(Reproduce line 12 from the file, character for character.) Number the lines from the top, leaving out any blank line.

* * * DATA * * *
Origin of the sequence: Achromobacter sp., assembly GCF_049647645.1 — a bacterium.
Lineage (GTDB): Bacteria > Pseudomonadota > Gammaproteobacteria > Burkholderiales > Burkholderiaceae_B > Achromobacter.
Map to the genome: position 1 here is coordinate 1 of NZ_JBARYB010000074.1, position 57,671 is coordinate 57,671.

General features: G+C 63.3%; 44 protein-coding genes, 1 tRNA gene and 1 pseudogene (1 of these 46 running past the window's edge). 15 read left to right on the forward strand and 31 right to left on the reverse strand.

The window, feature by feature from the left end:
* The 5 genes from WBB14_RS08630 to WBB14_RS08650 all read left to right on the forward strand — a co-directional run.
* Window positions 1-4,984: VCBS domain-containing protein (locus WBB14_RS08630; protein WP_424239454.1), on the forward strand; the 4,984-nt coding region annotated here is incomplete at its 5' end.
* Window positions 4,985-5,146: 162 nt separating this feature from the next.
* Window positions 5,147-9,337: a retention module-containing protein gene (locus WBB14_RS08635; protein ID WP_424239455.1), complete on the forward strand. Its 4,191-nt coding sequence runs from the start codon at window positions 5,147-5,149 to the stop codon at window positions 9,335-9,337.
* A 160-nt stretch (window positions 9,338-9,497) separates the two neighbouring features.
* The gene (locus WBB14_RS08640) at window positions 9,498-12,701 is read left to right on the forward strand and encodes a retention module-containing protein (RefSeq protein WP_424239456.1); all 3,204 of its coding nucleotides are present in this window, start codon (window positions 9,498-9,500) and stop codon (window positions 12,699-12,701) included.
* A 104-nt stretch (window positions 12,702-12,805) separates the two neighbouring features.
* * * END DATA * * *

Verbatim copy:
* A 104-nt stretch (window positions 12,702-12,805) separates the two neighbouring features.